Heinrich Himmler was a leading member of the Nazi Party during World War II. Often thought as Hitler’s second-in-command, he was one of those responsible for developing and carrying out Jewish exterminations. Now, Russian sources have digitized and published some of his diaries and they’re seriously disturbing.
The Russian military took most of the Nazi documents and journals. When the Iron Curtain fell over Europe, many of these writings were made inaccessible to the West, and have remained so to this day. However, in recent years, Russia has been more open and has even started to share some of its document trove online; one example of particular importance is 1,000 pages of diary entries from Heinrich Himmler, the architect of the Holocaust.
According to Ben Knight at Deutsche Welle, the diaries were discovered in Russian military archives in Podolsk, a suburb of Moscow, in 2013. They have not been made open to the public, but journalist Damian Imoehl got an early look at the documents, publishing some excerpts in the German magazine Bild. These already paint a highly disturbing picture, with Himmler switching from his persona as a caring father and husband to mass murderer. He wrote, with striking indifference, how he would assist a mass murder and then attend a reception later the same day. Imoehl tells David Charter at The Times of London:
“He was very careful about his wife and daughter, as well as his affair with his secretary. He takes care of his comrades and friends. Then there is the man of horror. One day he starts with breakfast and a massage from his personal doctor, then he rings up his wife and daughter in the south of Germany and after that he decides to have 10 men killed or visits a concentration camp.”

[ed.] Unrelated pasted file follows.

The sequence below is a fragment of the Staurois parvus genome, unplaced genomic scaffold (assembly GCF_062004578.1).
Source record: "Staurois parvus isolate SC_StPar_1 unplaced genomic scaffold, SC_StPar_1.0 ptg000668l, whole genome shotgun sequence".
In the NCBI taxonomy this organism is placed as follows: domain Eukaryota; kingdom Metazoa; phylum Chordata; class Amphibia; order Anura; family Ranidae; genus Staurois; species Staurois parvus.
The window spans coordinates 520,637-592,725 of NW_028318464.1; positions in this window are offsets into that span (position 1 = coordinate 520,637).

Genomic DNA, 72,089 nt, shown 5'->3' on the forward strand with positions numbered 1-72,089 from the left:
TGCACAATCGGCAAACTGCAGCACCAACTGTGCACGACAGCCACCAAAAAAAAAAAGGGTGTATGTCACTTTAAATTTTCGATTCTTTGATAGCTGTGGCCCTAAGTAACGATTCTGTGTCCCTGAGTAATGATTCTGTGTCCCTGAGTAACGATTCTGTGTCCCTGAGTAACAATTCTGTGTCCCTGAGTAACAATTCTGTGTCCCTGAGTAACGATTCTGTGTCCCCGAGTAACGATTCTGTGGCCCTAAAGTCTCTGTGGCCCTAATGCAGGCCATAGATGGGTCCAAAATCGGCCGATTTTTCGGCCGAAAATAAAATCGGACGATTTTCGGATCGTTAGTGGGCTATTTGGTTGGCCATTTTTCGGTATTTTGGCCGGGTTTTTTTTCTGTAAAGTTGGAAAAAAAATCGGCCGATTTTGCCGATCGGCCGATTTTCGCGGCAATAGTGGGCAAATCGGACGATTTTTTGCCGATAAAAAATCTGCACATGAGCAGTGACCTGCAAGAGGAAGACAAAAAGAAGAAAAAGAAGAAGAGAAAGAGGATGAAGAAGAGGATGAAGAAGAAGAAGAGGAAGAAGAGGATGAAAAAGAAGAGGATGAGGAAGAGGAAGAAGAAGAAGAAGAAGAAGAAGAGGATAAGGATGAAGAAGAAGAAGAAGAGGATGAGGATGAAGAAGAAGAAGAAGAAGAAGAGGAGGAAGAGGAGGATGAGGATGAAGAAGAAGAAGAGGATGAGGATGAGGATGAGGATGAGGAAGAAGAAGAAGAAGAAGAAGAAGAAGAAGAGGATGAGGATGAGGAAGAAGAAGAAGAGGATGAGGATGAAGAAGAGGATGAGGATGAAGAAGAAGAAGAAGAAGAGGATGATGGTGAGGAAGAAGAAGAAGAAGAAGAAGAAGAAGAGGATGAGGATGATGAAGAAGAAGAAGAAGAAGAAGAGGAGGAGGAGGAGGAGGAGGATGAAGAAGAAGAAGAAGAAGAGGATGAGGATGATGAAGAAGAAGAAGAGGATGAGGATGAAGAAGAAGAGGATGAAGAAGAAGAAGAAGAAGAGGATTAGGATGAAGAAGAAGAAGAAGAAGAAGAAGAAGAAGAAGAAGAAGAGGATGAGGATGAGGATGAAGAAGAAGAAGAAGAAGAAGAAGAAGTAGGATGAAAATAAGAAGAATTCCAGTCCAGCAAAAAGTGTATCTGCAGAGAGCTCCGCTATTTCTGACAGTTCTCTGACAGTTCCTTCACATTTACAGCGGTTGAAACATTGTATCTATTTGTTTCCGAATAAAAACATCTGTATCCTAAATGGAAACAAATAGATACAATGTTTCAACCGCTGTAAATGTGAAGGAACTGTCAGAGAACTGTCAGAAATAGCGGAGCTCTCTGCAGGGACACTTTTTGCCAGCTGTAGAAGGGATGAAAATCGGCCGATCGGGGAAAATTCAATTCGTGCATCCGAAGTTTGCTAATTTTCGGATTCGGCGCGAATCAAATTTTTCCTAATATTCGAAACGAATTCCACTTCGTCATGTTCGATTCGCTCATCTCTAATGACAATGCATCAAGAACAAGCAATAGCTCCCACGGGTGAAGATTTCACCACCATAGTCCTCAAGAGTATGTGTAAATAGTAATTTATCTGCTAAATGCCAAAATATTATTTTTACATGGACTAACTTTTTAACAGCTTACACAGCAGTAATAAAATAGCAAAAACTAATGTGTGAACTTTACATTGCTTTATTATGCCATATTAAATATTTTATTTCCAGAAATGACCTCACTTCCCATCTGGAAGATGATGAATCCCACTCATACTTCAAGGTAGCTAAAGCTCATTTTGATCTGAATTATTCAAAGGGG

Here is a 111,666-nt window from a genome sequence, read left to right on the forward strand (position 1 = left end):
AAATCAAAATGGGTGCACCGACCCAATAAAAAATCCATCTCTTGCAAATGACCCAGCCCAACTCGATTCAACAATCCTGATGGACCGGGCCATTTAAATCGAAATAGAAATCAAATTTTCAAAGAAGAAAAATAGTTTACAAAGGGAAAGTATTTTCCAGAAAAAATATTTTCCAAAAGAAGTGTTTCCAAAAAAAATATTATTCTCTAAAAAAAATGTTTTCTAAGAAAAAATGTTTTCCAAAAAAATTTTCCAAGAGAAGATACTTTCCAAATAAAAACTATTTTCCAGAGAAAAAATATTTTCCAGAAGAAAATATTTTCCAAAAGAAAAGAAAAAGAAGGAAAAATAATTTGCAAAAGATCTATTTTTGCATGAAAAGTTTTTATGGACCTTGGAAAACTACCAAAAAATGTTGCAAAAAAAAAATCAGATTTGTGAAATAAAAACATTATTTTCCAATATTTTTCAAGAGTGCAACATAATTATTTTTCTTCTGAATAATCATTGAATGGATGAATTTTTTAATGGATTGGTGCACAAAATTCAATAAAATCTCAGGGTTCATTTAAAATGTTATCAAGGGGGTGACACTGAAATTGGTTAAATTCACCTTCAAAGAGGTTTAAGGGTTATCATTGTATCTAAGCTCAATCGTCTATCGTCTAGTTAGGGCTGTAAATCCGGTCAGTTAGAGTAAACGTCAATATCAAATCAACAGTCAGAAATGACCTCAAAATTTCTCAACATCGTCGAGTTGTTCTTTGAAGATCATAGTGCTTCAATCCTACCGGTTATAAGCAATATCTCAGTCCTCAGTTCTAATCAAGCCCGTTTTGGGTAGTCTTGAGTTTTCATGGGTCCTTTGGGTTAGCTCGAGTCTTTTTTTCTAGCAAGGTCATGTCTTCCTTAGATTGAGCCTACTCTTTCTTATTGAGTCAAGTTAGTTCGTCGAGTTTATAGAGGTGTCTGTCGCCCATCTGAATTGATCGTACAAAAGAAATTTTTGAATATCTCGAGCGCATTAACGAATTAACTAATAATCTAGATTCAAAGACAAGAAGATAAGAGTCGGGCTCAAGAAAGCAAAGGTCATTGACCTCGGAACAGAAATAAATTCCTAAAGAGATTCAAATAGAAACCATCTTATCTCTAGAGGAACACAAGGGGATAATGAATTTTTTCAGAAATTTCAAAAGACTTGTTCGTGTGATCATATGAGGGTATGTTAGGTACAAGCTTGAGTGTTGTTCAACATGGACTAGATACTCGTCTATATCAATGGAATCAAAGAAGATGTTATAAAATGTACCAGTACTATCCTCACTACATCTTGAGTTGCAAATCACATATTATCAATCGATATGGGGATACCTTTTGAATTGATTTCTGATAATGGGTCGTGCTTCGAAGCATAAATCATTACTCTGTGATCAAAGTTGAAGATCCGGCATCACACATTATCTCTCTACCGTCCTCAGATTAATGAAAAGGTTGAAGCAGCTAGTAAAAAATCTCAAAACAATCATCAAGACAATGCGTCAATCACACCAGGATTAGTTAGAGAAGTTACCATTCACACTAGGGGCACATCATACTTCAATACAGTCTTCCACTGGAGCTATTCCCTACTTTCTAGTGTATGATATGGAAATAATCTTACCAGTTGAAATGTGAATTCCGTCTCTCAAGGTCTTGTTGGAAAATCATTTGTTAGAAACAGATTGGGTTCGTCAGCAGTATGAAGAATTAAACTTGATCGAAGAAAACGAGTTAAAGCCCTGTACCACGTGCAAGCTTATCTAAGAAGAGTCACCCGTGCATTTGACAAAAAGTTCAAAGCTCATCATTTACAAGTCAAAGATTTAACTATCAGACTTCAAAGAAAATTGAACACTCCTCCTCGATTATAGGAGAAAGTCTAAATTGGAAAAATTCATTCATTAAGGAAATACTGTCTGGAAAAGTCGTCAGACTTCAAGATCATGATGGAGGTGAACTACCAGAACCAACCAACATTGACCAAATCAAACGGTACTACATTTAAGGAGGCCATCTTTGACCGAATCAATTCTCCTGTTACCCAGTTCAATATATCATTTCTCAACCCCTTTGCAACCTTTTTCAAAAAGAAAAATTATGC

Another chilling writing notes one time when Himmler toured the SS Sonderkommando at the Majdanek concentration camp. He was there to see a new, diesel-powered gas chamber for executions. But since no executions were scheduled that day, he simply rounded up 400 Jewish women and girls from the nearby Lublin ghetto for a demonstration. Later that night, Himmler attended a banquet held in his honor.
The last entry for the day states “9-10 pm: Orders all ten officers be executed and their families sent to concentration camps before going to bed.”
For historians, this is a huge find. Himmler was captured by the British military, but he committed suicide before he could be interrogated.
“The importance of these documents is that we get a better structural understanding of the last phase of the war,” Nikolaus Katzer, director of the German Historical Institute tells Rothwell. “It provides insight into the changing role of Himmler and insight into the SS elite and overall the entire German leadership.”
Himmler was buried in an unmarked grave which remains unknown to this day.